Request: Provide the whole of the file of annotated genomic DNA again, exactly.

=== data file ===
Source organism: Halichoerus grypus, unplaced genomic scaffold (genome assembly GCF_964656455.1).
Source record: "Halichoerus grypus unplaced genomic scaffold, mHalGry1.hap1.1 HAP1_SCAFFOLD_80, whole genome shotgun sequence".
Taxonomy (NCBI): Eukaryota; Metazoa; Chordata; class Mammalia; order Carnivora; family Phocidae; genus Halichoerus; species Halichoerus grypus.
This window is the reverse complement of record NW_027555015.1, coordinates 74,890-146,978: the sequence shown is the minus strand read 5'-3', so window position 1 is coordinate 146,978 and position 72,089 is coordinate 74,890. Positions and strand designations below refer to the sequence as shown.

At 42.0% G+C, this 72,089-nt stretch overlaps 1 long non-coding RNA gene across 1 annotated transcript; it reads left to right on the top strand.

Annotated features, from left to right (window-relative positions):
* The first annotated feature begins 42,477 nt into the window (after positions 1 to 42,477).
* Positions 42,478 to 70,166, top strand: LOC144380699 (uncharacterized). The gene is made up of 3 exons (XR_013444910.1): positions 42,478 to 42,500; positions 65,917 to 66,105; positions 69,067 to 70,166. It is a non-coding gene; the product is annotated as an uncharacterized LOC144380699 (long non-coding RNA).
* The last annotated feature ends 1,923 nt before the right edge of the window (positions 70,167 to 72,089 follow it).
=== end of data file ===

Source organism: Halichoerus grypus, unplaced genomic scaffold (genome assembly GCF_964656455.1).
Source record: "Halichoerus grypus unplaced genomic scaffold, mHalGry1.hap1.1 HAP1_SCAFFOLD_80, whole genome shotgun sequence".
Taxonomy (NCBI): Eukaryota; Metazoa; Chordata; class Mammalia; order Carnivora; family Phocidae; genus Halichoerus; species Halichoerus grypus.
This window is the reverse complement of record NW_027555015.1, coordinates 74,890-146,978: the sequence shown is the minus strand read 5'-3', so window position 1 is coordinate 146,978 and position 72,089 is coordinate 74,890. Positions and strand designations below refer to the sequence as shown.

At 42.0% G+C, this 72,089-nt stretch overlaps 1 long non-coding RNA gene across 1 annotated transcript; it reads left to right on the top strand.

Annotated features, from left to right (window-relative positions):
* The first annotated feature begins 42,477 nt into the window (after positions 1 to 42,477).
* Positions 42,478 to 70,166, top strand: LOC144380699 (uncharacterized). The gene is made up of 3 exons (XR_013444910.1): positions 42,478 to 42,500; positions 65,917 to 66,105; positions 69,067 to 70,166. It is a non-coding gene; the product is annotated as an uncharacterized LOC144380699 (long non-coding RNA).
* The last annotated feature ends 1,923 nt before the right edge of the window (positions 70,167 to 72,089 follow it).